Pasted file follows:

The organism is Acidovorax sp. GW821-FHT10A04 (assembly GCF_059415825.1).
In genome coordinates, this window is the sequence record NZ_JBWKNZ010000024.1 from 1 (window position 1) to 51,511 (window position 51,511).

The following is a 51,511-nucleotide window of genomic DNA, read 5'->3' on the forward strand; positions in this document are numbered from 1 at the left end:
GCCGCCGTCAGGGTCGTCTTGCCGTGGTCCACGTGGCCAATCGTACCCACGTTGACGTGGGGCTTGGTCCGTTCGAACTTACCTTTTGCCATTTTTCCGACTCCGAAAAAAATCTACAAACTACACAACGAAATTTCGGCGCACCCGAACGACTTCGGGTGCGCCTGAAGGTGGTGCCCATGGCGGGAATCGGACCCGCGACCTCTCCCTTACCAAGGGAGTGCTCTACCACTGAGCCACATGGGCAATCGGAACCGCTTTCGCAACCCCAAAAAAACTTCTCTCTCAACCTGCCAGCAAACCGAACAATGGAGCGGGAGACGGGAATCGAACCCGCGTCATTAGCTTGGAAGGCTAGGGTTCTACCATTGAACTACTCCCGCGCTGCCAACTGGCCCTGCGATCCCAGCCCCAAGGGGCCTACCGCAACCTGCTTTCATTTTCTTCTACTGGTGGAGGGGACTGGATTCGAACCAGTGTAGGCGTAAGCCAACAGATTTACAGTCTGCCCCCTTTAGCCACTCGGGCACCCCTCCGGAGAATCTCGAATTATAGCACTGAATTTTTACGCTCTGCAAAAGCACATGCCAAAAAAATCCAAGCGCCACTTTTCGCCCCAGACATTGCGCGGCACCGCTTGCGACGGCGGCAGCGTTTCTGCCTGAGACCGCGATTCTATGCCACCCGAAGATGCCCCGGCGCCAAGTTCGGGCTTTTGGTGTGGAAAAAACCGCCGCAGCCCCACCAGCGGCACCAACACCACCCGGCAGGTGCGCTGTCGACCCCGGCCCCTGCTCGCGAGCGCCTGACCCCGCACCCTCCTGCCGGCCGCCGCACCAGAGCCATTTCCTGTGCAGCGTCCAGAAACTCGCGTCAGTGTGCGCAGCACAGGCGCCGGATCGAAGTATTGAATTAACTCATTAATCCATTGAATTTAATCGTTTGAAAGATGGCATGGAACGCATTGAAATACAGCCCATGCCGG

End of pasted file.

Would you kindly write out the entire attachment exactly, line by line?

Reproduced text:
The organism is Acidovorax sp. GW821-FHT10A04 (assembly GCF_059415825.1).
In genome coordinates, this window is the sequence record NZ_JBWKNZ010000024.1 from 1 (window position 1) to 51,511 (window position 51,511).

The following is a 51,511-nucleotide window of genomic DNA, read 5'->3' on the forward strand; positions in this document are numbered from 1 at the left end:
GCCGCCGTCAGGGTCGTCTTGCCGTGGTCCACGTGGCCAATCGTACCCACGTTGACGTGGGGCTTGGTCCGTTCGAACTTACCTTTTGCCATTTTTCCGACTCCGAAAAAAATCTACAAACTACACAACGAAATTTCGGCGCACCCGAACGACTTCGGGTGCGCCTGAAGGTGGTGCCCATGGCGGGAATCGGACCCGCGACCTCTCCCTTACCAAGGGAGTGCTCTACCACTGAGCCACATGGGCAATCGGAACCGCTTTCGCAACCCCAAAAAAACTTCTCTCTCAACCTGCCAGCAAACCGAACAATGGAGCGGGAGACGGGAATCGAACCCGCGTCATTAGCTTGGAAGGCTAGGGTTCTACCATTGAACTACTCCCGCGCTGCCAACTGGCCCTGCGATCCCAGCCCCAAGGGGCCTACCGCAACCTGCTTTCATTTTCTTCTACTGGTGGAGGGGACTGGATTCGAACCAGTGTAGGCGTAAGCCAACAGATTTACAGTCTGCCCCCTTTAGCCACTCGGGCACCCCTCCGGAGAATCTCGAATTATAGCACTGAATTTTTACGCTCTGCAAAAGCACATGCCAAAAAAATCCAAGCGCCACTTTTCGCCCCAGACATTGCGCGGCACCGCTTGCGACGGCGGCAGCGTTTCTGCCTGAGACCGCGATTCTATGCCACCCGAAGATGCCCCGGCGCCAAGTTCGGGCTTTTGGTGTGGAAAAAACCGCCGCAGCCCCACCAGCGGCACCAACACCACCCGGCAGGTGCGCTGTCGACCCCGGCCCCTGCTCGCGAGCGCCTGACCCCGCACCCTCCTGCCGGCCGCCGCACCAGAGCCATTTCCTGTGCAGCGTCCAGAAACTCGCGTCAGTGTGCGCAGCACAGGCGCCGGATCGAAGTATTGAATTAACTCATTAATCCATTGAATTTAATCGTTTGAAAGATGGCATGGAACGCATTGAAATACAGCCCATGCCGG